Carwyn then gave his Leader’s Report. The main issue affecting Wales continued to be the prospect of Brexit. He noted the court judgement earlier in the week, which had determined that the royal prerogative could not be used to overturn an act of Parliament. The Tories didn’t seem to think that they could succeed in challenging the ruling, hence the talk of an early general election. If they did win, there would be wider ramifications for Wales, inasmuch as the royal prerogative could also be used to interfere with the devolution process. Carwyn had attended a Joint Ministerial Council meeting with Theresa May, where he had asked her to rule out any deal involving tariffs. The Tories did not seem to have a clue as to their position. Should there be an early general election, the Wales Bill currently going through Parliament would be lost; despite the bill’s serious flaws, this would be a setback for Wales. Carwyn also reported on the legislation being taken forward by the Welsh Government in the National Assembly, including a bill to repeal the Trade Union Act in its application to the devolved public sector in Wales. Welsh Labour’s budget for 2017/18 also seemed assured of acceptance, following a deal with Plaid Cymru that had involved some uncontentious concessions.

Carwyn then took questions from WEC members, most of which related to Brexit and the risks to the Welsh economy, although the replacement of Communities First and moves to promote collaboration between local authorities were also raised. I asked him about two recent developments where the private sector appeared to be encroaching on public services in Wales: the announcement of four private bidders for the Wales and the Borders rail franchise; and the plan to build a private hospital in the grounds of Morriston hospital, by relocating the existing Sancta Maria facility. On the first point, he said that the current Wales Bill would prevent the Welsh Government from running rail services directly or from establishing a new public provider (which may be true but doesn’t explain why they couldn’t have promoted an alternative not for profit approach, in line with Welsh Labour conference policy). On the second, he said that he knew nothing about the proposal but would look into it.

The Shadow Welsh Secretary’s Report was then given by Jo Stevens, the third person to hold this position since I joined the WEC in February. Jo paid tribute to her immediate predecessor, Paul Flynn, who had made his mark during his brief tenure, and highlighted the significant contribution now being made by Welsh MPs to Labour’s frontbench, across several policy areas. Jo talked about Labour’s efforts to challenge the Tories in Parliament over their handling of ‘Brexit’, putting in 170 questions to represent the 170 days until Article 50 is triggered. David Davis had been avoiding answering any questions, while Theresa May had shown her misplaced priorities by putting immigration and border controls ahead of the economy in her talks with the EU. Jo also covered a number of other areas in which she and her parliamentary colleagues were currently active, including the prospects for the proposed Swansea tidal lagoon; the failings of the Concentrix contract let by HMRC to address tax credit fraud; the campaign for state pension equality for women; and winter pressures in the NHS. Jo was keen that, when issues like grammar schools came up, Wales’ positive record should be highlighted and Jeremy was very supportive of this. Jo emphasised the need for a united response to the Boundary Review, which was due to close on 5 December, and finished by highlighting the possibility of an early general election in the spring, which was likely to be challenging for Labour, given recent opinion polls an by-election results.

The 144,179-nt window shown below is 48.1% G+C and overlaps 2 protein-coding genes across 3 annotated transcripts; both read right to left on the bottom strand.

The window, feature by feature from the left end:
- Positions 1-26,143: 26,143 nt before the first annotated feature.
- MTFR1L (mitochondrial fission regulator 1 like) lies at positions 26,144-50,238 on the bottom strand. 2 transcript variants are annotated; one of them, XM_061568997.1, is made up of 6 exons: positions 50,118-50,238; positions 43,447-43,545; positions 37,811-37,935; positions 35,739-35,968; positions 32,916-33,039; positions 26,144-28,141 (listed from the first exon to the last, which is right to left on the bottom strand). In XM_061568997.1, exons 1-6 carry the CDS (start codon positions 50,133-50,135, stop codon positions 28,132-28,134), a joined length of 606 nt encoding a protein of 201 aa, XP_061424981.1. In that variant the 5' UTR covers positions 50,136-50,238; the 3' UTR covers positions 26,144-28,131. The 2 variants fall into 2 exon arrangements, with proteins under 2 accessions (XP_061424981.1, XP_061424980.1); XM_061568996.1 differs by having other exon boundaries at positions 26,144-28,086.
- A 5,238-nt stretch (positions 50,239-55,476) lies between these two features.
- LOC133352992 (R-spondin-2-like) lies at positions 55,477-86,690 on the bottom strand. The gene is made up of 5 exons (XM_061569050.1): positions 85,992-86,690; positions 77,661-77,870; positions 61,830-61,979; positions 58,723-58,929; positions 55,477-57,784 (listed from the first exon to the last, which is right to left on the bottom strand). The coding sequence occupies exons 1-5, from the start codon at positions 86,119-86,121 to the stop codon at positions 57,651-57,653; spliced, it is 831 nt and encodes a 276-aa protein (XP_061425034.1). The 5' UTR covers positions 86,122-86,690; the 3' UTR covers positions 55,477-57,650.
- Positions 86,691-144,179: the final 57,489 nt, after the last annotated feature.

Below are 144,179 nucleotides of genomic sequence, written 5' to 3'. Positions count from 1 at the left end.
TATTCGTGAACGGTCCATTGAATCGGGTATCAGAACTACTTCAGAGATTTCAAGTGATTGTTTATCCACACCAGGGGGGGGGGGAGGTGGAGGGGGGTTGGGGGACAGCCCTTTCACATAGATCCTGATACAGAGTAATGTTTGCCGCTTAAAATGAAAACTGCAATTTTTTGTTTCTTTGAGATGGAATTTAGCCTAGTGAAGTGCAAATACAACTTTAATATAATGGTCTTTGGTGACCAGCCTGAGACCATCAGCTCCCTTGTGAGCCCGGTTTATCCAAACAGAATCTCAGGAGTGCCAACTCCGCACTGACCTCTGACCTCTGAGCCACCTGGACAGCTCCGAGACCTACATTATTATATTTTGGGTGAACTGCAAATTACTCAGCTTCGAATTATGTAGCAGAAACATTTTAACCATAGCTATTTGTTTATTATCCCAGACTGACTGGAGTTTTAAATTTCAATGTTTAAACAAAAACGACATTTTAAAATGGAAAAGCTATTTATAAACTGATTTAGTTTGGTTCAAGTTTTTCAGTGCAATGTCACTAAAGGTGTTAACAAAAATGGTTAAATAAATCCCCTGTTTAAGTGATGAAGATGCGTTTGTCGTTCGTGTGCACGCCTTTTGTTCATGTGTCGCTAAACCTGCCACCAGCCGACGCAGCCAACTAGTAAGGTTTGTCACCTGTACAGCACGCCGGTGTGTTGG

An EU Update was on the agenda but was not taken as our MEP, Derek Vaughan, had sent his apologies and the issue had already been aired under Carwyn’s and Jo’s reports.

We therefore moved on to the General Secretary’s report. Dave Hagendyk began with the update on suspensions that he had promised at the last meeting. 57 members in Wales had been suspended during the leadership campaign. 23 of these, whose cases were not deemed very serious, had had their suspensions lifted but been given a warning; the remaining 34 were subject to further investigation. Dave also reported that Michelle Perfect had been replaced by Joe Lock as North Wales organiser and that the press officer, Huw Price had left to become a Special Adviser to the Welsh Government. CLPs and affiliates were now able to make nominations for the Welsh Labour Best Practice Awards (closing date: 28 January). There had been mixed results in recent council by-elections, with Labour victories in Caerphilly, Denbighshire and the Vale of Glamorgan but seats lost to opponents in Cardiff and Neath Port Talbot.

Dave then put forward a paper setting out a proposed procedure for considering whatever changes to the Welsh party’s rules and standing orders may be necessary as a result of the devolution of certain responsibilities from London to Cardiff. The proposals seemed unduly complicated to me, with varying timescales for the different areas of the rules. Some changes that are judged necessary to be made immediately (e.g. recognising the position of Welsh Labour Leader, as opposed to just Leader of the National Assembly Labour Group), but which would apparently involve minor changes to the existing rules, would be presented to conference in March, while others (including, for example, the rules for the election of the leader and deputy leader, as well as selection procedures for candidates at all levels) would be considered afterwards and either implemented by the WEC (where it has the power to do so) or dealt with at a future conference. (In addition, a later agenda item sought to initiate a consultation on the Welsh Policy Forum process with a view to agreeing the way forward at conference in March.)